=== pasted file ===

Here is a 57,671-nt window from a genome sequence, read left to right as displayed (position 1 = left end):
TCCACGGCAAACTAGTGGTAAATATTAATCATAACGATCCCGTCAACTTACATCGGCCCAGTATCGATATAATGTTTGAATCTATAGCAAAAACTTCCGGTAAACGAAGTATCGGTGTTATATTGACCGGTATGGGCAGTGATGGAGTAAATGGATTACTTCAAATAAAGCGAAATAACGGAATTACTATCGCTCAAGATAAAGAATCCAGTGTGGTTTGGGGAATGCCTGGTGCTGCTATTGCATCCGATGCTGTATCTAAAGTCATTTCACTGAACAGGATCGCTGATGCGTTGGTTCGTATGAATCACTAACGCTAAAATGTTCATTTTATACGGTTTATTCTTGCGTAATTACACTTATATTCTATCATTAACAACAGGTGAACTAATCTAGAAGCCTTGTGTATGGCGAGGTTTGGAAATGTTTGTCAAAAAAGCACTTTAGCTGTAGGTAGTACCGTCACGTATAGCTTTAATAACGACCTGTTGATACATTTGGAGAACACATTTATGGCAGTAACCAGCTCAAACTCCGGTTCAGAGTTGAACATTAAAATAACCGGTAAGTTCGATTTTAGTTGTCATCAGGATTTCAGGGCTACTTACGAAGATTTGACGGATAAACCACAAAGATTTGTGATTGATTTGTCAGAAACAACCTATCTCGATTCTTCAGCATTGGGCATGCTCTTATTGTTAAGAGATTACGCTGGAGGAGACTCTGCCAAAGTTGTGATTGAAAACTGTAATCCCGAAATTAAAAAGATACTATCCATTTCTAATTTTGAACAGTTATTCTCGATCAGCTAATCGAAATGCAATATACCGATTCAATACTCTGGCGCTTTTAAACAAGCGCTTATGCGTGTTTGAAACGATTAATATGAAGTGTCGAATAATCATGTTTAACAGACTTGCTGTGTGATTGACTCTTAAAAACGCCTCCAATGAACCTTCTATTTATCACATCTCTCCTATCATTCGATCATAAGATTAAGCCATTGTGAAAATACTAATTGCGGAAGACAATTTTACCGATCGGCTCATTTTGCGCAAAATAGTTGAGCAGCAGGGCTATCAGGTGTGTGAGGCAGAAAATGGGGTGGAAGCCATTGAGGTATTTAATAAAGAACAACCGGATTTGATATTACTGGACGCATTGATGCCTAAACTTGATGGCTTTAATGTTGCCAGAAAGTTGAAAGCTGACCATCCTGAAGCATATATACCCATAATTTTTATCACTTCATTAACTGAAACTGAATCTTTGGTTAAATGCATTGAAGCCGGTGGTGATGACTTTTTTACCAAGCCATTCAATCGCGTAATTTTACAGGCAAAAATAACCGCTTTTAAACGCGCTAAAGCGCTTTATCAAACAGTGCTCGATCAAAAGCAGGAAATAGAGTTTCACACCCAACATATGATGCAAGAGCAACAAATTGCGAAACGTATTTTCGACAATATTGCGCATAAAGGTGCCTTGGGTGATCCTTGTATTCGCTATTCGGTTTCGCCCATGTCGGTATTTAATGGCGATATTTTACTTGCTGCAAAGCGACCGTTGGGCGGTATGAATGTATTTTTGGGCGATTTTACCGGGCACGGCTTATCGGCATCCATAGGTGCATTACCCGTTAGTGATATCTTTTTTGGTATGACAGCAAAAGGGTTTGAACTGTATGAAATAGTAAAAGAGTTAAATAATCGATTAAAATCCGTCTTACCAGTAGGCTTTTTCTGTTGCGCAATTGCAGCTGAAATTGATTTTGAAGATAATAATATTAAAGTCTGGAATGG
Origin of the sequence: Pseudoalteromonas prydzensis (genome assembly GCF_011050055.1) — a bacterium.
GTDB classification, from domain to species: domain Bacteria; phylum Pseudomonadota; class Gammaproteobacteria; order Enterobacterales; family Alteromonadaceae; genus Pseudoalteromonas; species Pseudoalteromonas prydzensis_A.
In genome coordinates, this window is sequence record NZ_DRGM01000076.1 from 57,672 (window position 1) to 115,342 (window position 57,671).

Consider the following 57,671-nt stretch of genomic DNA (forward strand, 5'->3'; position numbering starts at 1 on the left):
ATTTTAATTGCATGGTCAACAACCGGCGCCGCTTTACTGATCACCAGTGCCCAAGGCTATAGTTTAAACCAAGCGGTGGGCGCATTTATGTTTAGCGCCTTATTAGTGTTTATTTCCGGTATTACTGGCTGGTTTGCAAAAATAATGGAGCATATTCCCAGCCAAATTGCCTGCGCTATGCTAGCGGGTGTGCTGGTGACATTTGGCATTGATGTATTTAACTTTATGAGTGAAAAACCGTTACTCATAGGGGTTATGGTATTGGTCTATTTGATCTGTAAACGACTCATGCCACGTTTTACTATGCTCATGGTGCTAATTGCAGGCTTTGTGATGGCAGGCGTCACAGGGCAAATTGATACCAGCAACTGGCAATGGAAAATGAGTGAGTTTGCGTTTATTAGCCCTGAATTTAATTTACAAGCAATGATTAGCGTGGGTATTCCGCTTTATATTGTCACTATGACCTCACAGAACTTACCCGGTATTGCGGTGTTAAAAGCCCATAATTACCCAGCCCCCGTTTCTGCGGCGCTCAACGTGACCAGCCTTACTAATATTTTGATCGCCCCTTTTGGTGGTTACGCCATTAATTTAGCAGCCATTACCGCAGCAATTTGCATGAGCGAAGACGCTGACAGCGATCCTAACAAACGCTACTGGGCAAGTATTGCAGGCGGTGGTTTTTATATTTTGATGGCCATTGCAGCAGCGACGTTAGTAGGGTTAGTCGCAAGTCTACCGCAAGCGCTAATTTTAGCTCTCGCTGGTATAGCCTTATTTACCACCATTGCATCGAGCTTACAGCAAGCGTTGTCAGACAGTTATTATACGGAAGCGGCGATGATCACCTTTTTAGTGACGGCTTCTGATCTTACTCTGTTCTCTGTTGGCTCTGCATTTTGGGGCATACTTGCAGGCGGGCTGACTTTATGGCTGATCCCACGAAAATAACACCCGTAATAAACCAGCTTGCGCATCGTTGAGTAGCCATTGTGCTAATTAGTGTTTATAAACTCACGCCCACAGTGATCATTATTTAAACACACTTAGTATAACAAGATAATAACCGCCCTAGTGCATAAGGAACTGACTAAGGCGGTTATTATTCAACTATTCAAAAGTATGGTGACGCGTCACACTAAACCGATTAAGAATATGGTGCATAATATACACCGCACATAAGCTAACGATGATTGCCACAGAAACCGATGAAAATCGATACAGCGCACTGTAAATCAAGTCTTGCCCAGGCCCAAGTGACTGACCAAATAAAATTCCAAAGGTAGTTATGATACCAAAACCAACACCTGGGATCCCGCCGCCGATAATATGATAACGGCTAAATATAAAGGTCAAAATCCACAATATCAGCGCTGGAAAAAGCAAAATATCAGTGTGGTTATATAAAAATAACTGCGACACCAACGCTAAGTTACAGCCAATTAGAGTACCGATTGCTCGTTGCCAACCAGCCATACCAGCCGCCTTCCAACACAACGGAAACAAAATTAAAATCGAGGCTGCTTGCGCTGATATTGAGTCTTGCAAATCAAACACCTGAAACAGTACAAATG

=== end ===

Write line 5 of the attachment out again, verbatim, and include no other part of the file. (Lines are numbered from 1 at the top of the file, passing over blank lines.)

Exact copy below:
In genome coordinates, this window is sequence record NZ_DRGM01000076.1 from 57,672 (window position 1) to 115,342 (window position 57,671).